Bay of Plenty's big rise in illegal use of mobiles

By Betty Jeeves


The number of Western Bay drivers being ticketed for talking on their mobile phones has soared over the past year as people slip back into bad habits, police say.

Nearly 350 cellphone infringement notices were issued between July 1, 2011 and June 30, 2012 - 197 more than for the same period the previous year .

Western Bay of Plenty head of road policing Senior Sergeant Ian Campion said initially there had been a high level of compliance when the rule banning the use of mobile phones was introduced in November 2009.

Mr Campion urged drivers to use a hands free kit, blue tooth capability or simply switch the phone off when driving.

"If there is a real need to have the phone switched on then drivers should pull over in a safe place before answering.

"Creating, sending or reading text messages is not allowed under any circumstances.

"Using a mobile phone without the aid of hands free or blue tooth systems creates a real distraction and leads to crashes," he said.

Seat belt infringements had also risen sharply - from 1758 to 2266 - over the same period.

Police were checking drivers and their vehicles at Hewletts Rd and Totara St yesterday and issued 22 seatbelt and six cellphone infringements.

Earlier in the week they were opposite the Bridge Club on Ngatai Rd and Sergeant Lester Polglase said in the space of half an hour they issued five seatbelt and one mobile phone infringements.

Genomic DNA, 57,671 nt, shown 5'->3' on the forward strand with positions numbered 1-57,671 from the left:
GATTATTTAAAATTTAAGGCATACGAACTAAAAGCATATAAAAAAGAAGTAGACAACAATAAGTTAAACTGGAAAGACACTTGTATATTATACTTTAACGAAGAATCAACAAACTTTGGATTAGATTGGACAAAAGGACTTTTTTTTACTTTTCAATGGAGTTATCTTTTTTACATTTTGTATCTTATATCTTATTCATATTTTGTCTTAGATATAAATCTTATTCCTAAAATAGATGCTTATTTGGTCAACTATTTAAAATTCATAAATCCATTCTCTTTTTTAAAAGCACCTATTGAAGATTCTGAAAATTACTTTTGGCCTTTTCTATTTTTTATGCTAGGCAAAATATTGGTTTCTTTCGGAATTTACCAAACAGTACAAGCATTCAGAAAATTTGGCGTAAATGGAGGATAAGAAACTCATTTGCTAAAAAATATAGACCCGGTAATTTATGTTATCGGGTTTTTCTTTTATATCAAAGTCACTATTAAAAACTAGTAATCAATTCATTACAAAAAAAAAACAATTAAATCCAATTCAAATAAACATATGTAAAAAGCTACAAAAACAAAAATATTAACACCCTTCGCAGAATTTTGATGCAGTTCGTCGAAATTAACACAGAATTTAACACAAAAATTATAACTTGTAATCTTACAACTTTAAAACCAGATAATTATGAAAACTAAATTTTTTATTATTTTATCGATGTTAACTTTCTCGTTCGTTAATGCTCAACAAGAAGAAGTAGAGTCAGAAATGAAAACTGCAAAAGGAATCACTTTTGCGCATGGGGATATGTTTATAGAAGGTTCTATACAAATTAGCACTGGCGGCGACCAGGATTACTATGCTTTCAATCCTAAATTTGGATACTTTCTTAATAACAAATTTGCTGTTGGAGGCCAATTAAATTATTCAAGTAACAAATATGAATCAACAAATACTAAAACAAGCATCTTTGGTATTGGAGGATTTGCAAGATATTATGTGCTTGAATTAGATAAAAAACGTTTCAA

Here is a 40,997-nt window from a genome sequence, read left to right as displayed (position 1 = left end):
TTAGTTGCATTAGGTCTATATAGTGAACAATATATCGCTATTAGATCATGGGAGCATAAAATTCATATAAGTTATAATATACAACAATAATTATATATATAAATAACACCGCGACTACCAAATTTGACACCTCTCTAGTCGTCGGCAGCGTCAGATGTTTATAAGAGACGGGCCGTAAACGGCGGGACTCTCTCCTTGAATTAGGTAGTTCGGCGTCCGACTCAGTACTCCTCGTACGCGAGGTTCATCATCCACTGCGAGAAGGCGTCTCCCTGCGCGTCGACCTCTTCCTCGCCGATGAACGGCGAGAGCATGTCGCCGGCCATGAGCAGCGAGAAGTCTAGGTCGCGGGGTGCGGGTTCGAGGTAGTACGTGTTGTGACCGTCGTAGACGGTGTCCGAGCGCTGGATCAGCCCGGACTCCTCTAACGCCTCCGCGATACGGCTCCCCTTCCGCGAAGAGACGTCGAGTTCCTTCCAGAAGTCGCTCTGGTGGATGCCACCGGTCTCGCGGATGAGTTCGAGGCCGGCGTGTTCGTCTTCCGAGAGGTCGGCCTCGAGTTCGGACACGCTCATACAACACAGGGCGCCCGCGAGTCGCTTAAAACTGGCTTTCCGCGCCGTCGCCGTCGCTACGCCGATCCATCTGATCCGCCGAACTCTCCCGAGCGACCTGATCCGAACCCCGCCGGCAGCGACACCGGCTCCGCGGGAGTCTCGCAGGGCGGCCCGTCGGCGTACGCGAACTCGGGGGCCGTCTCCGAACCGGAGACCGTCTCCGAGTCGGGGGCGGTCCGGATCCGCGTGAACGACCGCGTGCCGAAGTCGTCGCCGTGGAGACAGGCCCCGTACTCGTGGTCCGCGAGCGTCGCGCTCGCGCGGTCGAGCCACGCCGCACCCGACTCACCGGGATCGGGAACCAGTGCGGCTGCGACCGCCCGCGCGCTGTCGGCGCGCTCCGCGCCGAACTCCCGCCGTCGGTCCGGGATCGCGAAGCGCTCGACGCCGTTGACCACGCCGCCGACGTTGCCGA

One woman, who was not wearing a seatbelt and had been forbidden to drive because she had no licence, had her car impounded for 28 days.

And a truck driver on SH2 south of Waitangi who was caught using a cellphone was issued an infringement notice for $100 and earned 20 demerit points.

"He was within the speed limit, doing 90km/h and we had no other issues with his driving or log book." Mr Polglase said.

The fine for not wearing a seatbelt is $150 with no demerits and using a mobile phone $100 plus 20 demerit points.

"People are texting and driving with their head down with one hand on the steering wheel - it's no wonder they have crashes,"Mr Polglase said.

Mr Campion said seatbelts were an essential safety feature in the reduction of injury when a vehicle is involved in a crash.

"If you are not wearing a seat belt and are involved in a crash, front seat occupants can be thrown through the windscreen and onto the road, and back seat passengers can be thrown forward into the front seats or front seat passengers."

Through a failure of people to wear restraints there have been a number of serious injuries and deaths throughout the Bay of Plenty, but Mr Campion said seat belts only take a moment to put on, "so it's a no brainer really. Child restraints and seat belts need to be worn as the manufacturer intended and if worn incorrectly can cause unnecessary injuries. Help us keep the roads safe.".

He said although most people drive responsibly, police will continue to target drivers who use mobile phones illegally and those not wearing seat belts.

- Bay of Plenty Times

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